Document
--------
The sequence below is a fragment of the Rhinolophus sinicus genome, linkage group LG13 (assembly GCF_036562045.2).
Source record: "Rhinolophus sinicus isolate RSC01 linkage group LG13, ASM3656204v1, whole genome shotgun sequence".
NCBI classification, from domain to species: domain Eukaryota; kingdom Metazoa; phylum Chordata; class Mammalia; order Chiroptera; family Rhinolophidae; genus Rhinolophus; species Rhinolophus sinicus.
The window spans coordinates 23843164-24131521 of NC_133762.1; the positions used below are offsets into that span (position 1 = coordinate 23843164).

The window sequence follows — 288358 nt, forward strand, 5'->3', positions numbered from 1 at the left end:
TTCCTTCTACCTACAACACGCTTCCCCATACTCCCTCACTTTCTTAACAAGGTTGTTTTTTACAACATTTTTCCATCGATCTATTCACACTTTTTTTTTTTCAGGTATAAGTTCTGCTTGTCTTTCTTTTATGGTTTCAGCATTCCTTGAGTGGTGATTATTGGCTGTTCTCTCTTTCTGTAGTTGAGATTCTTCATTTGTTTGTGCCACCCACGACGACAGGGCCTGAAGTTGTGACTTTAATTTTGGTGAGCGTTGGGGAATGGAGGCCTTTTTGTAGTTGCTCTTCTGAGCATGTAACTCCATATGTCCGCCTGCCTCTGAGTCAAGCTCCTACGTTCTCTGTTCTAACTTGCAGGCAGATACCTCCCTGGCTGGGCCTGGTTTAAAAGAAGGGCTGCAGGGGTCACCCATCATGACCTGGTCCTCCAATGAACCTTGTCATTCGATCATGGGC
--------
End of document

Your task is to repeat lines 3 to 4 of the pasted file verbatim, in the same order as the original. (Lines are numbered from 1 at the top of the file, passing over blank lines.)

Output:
NCBI classification, from domain to species: domain Eukaryota; kingdom Metazoa; phylum Chordata; class Mammalia; order Chiroptera; family Rhinolophidae; genus Rhinolophus; species Rhinolophus sinicus.
The window spans coordinates 23843164-24131521 of NC_133762.1; the positions used below are offsets into that span (position 1 = coordinate 23843164).